School children in India, irrespective of age group or gender, are lagging far behind as far as health and fitness levels are concerned, revealed The EduSports’ 5th Annual School Health and Fitness Study 2014.
The study that covered 1,15,559 children in the age group between 7 to 17 years in 287 schools across 85 cities from 23 states, involved assessment of key health and physical fitness parameters like anaerobic capacity, flexibility, lower and upper body strength and BMI among others.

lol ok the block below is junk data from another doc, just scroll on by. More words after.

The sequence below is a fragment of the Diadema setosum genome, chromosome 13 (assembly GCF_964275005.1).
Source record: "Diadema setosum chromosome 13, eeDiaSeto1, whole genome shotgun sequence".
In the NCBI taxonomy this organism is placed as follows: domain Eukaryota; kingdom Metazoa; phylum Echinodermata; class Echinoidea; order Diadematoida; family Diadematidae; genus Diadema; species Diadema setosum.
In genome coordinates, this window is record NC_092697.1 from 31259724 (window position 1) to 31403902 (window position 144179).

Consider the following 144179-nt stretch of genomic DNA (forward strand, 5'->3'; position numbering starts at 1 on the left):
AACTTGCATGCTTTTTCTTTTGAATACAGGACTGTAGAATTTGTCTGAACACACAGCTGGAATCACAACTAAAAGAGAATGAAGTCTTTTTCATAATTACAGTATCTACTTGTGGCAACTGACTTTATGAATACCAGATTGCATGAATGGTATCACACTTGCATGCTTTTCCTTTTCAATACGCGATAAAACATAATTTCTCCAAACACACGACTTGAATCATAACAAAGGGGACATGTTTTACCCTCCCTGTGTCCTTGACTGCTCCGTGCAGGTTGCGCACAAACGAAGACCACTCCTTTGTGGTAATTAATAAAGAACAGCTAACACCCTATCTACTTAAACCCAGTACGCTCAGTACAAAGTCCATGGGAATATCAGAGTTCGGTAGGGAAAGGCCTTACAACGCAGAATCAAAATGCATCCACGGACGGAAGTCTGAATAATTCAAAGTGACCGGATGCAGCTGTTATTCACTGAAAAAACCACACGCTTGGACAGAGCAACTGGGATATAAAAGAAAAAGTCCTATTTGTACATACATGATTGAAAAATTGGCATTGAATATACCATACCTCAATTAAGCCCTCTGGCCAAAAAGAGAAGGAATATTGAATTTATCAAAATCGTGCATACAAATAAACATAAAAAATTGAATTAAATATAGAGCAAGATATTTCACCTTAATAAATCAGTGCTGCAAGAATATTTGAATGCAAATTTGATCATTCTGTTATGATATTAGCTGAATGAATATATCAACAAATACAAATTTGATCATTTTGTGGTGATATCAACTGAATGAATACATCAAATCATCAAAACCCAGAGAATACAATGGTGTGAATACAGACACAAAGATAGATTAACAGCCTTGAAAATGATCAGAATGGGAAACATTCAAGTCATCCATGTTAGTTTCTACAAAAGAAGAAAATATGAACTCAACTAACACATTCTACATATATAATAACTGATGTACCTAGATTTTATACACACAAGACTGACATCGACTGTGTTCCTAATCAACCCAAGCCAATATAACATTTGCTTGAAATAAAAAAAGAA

In a comparative study between boys and girls it was found that 65% of girls have healthier BMI scores compared to 59% of boys. However, girls scored lower than boys in other fitness parameters (anaerobic capacity, flexibility, upper body strength and abdominal strength), which indicates that they are still short on overall fitness. The human brain is amazing. It takes all the information we receive each day and makes connections to other information that has been stored away. These are called neural connections. Neuro Technology has been around as a holistic healing and mind enhancement method a lot longer than most of us realise. Your brain is quite a spectacular organ. Many of us take it for granted since majority of our thoughts and actions operate from a subconscious level. Not many people realise that you can actually train your brain to perform at a much higher level than it is now. Imagine the world of possibilities and opportunities that will be opened up to you. You can find more on Neuro soundwaves at Bioneuro.co, do visit. Our brains contain billions of nerve cells, or neurons, that work to receive, process, and transmit information. Using dendrites, tentacle-like branches of the nerve cells, connections are made between neurons and information is transmitted from one to another. These connections are important to the learning process. In recent brain research, it has been discovered that our brains have the ability to constantly change structure and chemistry as they respond to stimulus within the environment. Scientists believe that we are born with a certain amount of neurons and that does not change. However, the brain does grow and develop new dendrites – the connections between memory and learning. As we teach our children, it is important for us to understand some of this brain information. In Brain Research and Education: Neuroscience Research Has Impact for Education Policy, an Education Commission of the States (ECS) report, it is stated, “Research shows [that]much of the ‘wiring’ of the brain’s neurons comes after birth and depends on the experiences infants and children have.” The optimum time for children to develop neural connections is between the ages of two and 11. During this time, the brain is most susceptible to input and is able to create neural connections that encourage memory and learning. So what do we do as teachers? We need to look at how we are teaching and think about how we can help our children develop these all important neural connections. These neural connections are made when children are taking part in activities they enjoy and which also challenge them. By providing a stimulating environment, we are able to help our children create more connections in the brain. Activities need to be multisensory and interactive. Science learning provides just what is needed for these neural connections to grow and expand. As children complete experiments and make conclusions, neural connections are made that enhance further learning. As an example, we are all concerned with the health of the earth and the effects we are having on our environment. Exposing our children to information about what happens to our environment when we dispose of our trash carelessly and having them do an experiment testing the decomposition of various materials helps them to become actively involved in the issue and develops a neural connection between an everyday activity and its effect on the world around us. Now when they encounter information about our environment, they are able to take that information and connect it to something in their lives. A path to memory is made and a lasting connection is developed. In just the last decade or two, scientists have discovered that exercise (more precisely, various aerobic activities) grows children’s (and adults) brains bigger, allowing them to learn and remember better (think, schoolwork). More specifically, when children get “out of breath,” new brain cells are birthed. That is, each time your child breathes much more deeply and faster than usual due to vigorous play, exercise or labor-intensive chores, he/she starts the process of growing new brain cells from the stem cells located in the hippocampus (a major learning and memory part of the brain). As the human growth hormone travels through the bloodstream, it calls into action the body’s growth factors. These proteins, including Insulin-like Growth Factor, Fibroblast Growth Factor and Vascular Endothelial Growth Factor, play a vital role in building a stronger, more efficient body that can take in and process more oxygen AND they travel to the brain itself, where they work with Brain-Derived Neurotrophic Factor to birth new brain cells and create new blood vessels to supply oxygen and nutrients to those newly formed brain cells. Then, when your children attempt to learn something new, these recently birthed neurons are put to work forming new neural circuits – allowing the children to more easily learn and remember the information or skill.
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